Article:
While Microsoft Project is considered part of the Office environment, it is not included in any Microsoft 365 subscription products. The cloud-based Project for Web product is available in three subscription plans: Project Plan 1, Project Plan 2, and Project Plan 3. Plan 1 is web-only, whereas Plan 2 and Plan 3 include the desktop version of the application for up to five users.

Project includes a grid view similar to Planner΄s, in which vertical buckets contain rows of tasks. However, Project also includes a timeline view with an interactive Gantt chart display, as shown in Figure 2-15.


FIGURE 2-15 A sample timeline in Microsoft Project for the web

Project also manages scheduling and budgeting for large-scale projects. Users can establish dependencies between tasks so a scheduling delay added to one task pushes its dependent tasks forward in the schedule by the same amount of time. In the same way, changes in costs for particular tasks are updated in the project’s overall budget.

Project allows administrators to assign tasks to specific users or groups and integrates with Microsoft Teams so all involved users can receive updated information about the project. Project is also built on Microsoft Power Platform, enabling users to integrate it with their own Power Apps apps and create Power BI dashboards containing real-time project information.

Microsoft Bookings

Microsoft Bookings is a shared scheduling application enabling users to manage their appointments. The application can integrate with Microsoft Outlook or Microsoft Teams so that users can access their schedules through their already familiar interfaces.

In Bookings, each user has a booking page, as shown in Figure 2-16, containing the user’s appointments and availability.

Users can share their booking pages with selected other users or with everyone. Clicking the plus (+) button on the booking page opens an Edit Meeting Type interface, as shown in Figure 2-17, where the user can create a new public or private appointment.


FIGURE 2-16 A user΄s booking page in Microsoft Bookings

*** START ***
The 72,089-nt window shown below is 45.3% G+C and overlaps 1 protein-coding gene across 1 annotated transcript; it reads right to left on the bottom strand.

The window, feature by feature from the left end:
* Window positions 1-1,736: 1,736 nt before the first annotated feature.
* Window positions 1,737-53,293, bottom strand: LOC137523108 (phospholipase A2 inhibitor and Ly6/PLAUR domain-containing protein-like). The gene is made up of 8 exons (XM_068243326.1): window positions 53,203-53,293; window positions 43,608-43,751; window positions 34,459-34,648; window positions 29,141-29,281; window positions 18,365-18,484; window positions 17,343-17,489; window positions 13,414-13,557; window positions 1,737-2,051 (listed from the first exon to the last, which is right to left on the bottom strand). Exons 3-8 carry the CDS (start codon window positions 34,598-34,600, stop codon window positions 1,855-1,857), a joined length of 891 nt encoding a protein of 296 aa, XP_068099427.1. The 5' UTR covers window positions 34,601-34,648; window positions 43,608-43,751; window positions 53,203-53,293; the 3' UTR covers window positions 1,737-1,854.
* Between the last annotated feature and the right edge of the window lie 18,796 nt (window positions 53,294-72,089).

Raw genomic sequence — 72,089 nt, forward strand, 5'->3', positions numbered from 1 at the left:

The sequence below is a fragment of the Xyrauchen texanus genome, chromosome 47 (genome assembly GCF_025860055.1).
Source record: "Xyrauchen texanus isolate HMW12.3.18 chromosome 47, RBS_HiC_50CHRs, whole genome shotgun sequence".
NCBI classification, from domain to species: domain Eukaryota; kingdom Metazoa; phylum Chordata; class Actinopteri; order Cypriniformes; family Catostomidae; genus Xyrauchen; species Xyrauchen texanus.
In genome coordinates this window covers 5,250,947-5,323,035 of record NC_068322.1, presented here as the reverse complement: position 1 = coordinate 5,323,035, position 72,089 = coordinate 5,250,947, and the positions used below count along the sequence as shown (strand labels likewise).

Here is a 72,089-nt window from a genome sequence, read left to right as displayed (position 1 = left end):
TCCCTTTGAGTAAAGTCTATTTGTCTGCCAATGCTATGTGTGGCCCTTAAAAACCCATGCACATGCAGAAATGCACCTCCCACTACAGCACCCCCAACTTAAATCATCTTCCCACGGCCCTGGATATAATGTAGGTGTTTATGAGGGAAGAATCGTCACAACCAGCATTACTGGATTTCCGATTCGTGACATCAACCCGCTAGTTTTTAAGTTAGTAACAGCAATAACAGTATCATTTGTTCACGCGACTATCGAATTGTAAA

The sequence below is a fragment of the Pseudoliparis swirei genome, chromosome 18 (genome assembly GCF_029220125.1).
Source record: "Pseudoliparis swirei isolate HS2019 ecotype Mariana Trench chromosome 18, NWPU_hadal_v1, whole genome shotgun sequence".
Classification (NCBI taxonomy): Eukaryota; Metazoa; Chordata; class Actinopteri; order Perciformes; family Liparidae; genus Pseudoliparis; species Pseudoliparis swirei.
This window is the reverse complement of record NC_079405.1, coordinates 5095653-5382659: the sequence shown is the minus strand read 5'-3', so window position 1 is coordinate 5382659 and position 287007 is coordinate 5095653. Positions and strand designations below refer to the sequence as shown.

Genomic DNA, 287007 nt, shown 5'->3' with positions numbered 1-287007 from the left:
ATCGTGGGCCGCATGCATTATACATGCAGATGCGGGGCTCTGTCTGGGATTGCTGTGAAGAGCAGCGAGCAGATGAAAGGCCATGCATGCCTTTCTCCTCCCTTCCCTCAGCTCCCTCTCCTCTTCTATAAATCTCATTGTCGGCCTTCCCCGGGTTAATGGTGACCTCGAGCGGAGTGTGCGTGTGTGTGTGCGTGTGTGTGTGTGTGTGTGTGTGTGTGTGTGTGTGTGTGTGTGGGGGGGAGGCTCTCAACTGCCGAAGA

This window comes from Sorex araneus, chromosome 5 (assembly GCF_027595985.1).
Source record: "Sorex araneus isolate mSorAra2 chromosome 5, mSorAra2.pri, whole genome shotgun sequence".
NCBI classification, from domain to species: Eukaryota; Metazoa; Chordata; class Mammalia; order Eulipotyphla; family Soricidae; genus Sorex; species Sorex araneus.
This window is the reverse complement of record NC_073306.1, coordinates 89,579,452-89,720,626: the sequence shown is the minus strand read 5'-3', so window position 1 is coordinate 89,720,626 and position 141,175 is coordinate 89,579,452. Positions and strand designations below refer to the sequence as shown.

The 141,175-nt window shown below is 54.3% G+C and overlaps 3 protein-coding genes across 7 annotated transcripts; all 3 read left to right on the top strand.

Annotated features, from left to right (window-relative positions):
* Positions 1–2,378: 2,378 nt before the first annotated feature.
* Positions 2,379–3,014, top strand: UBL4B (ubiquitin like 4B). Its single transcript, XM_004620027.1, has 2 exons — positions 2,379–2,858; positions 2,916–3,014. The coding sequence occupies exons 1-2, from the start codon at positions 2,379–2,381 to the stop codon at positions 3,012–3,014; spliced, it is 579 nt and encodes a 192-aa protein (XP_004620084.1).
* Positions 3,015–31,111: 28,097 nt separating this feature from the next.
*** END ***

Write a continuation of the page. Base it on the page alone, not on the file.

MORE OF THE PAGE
FIGURE 2-17 Creating a new meeting in Microsoft Bookings

Microsoft Forms

Microsoft Forms is a relatively simple application that allows users to create surveys, quizzes, questionnaires, and registrations using an interface like that shown in Figure 2-18. Users can share the forms they create in the application with others, who can access them using any web browser.


FIGURE 2-18 Creating a new questionnaire in Microsoft Forms

As a form receives replies, the responses appear in the application in real-time. Once all the responses arrive, the application can analyze the results and export them to Microsoft Excel.

Microsoft Lists

As the name implies, Microsoft Lists is a tool for creating lists of various types, such as the itinerary list shown in Figure 2-19, which is based on one of the templates included in the application. As with most work management applications, it is possible to integrate lists into Microsoft Teams or SharePoint.


FIGURE 2-19 Creating a list in Microsoft Lists

Microsoft To Do

Microsoft To Do is a cross-platform task management application that allows users to create and manage task lists integrating information from Outlook, Microsoft Teams, and other Microsoft 365 applications and services, as shown in Figure 2-20. Once collated, a user’s task list is then available from any platform, including Android and iOS. Users can also share their task lists with colleagues and delegate tasks to other users.


FIGURE 2-20 Creating a task list in Microsoft To Do